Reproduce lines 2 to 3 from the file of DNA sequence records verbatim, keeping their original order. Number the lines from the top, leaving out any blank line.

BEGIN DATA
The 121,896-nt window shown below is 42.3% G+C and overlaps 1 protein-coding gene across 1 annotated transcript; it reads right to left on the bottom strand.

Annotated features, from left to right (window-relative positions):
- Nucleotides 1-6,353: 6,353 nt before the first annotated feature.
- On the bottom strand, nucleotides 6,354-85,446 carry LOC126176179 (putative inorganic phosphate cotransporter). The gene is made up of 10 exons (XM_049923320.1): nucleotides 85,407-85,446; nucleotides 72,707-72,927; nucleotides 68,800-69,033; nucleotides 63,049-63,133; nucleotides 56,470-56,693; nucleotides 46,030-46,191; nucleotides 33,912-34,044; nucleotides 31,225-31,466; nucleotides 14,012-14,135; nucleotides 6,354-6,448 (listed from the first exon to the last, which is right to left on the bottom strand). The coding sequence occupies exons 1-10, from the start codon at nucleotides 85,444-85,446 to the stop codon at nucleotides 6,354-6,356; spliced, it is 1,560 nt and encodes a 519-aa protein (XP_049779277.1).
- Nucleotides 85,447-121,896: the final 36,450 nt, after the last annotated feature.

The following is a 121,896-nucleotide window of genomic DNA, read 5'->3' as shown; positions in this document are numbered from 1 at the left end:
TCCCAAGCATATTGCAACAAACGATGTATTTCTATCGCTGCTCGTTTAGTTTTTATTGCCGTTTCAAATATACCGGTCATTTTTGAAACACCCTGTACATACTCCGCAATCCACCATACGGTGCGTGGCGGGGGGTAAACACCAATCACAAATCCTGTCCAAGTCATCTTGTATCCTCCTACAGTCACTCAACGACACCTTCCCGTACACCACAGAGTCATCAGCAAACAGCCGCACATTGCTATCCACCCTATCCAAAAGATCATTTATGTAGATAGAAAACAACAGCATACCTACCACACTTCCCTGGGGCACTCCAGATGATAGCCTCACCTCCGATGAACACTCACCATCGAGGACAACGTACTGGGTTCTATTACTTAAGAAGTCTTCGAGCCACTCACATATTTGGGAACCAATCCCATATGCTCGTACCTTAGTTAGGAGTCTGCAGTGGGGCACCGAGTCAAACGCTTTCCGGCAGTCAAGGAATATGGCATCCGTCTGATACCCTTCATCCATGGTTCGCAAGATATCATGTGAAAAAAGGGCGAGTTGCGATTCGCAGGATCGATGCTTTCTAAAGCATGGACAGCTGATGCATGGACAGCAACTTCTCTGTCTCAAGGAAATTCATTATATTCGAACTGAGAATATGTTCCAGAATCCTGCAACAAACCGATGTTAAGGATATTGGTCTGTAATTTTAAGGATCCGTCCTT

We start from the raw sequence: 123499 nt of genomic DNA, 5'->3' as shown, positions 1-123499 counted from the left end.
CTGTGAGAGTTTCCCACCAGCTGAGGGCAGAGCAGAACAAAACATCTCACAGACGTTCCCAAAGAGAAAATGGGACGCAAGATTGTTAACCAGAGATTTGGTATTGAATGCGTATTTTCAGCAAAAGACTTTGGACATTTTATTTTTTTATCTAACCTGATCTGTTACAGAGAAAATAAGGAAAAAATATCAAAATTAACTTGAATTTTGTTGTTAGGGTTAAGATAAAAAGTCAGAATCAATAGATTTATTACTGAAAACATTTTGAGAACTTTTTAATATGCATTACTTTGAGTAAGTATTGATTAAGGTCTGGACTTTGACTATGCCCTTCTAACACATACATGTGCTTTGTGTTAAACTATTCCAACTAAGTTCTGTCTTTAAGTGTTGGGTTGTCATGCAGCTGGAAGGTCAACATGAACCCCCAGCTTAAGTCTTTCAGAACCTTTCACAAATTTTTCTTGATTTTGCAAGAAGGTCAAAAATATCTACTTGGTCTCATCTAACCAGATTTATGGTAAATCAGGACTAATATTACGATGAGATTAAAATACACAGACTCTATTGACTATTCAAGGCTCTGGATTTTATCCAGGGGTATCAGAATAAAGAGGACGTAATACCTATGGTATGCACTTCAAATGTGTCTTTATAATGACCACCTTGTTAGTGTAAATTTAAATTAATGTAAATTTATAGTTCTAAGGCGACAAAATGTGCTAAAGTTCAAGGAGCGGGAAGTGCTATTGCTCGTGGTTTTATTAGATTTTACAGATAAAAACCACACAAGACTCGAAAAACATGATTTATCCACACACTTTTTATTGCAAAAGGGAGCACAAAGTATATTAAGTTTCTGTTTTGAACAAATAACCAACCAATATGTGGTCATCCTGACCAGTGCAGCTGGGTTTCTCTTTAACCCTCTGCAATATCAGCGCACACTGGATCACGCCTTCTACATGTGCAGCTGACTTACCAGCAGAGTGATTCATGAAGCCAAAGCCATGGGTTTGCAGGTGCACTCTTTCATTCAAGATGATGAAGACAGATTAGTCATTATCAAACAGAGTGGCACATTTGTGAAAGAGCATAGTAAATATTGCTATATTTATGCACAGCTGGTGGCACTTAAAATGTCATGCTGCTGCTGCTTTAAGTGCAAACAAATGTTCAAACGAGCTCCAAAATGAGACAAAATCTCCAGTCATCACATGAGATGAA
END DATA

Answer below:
Annotated features, from left to right (window-relative positions):
- Nucleotides 1-6,353: 6,353 nt before the first annotated feature.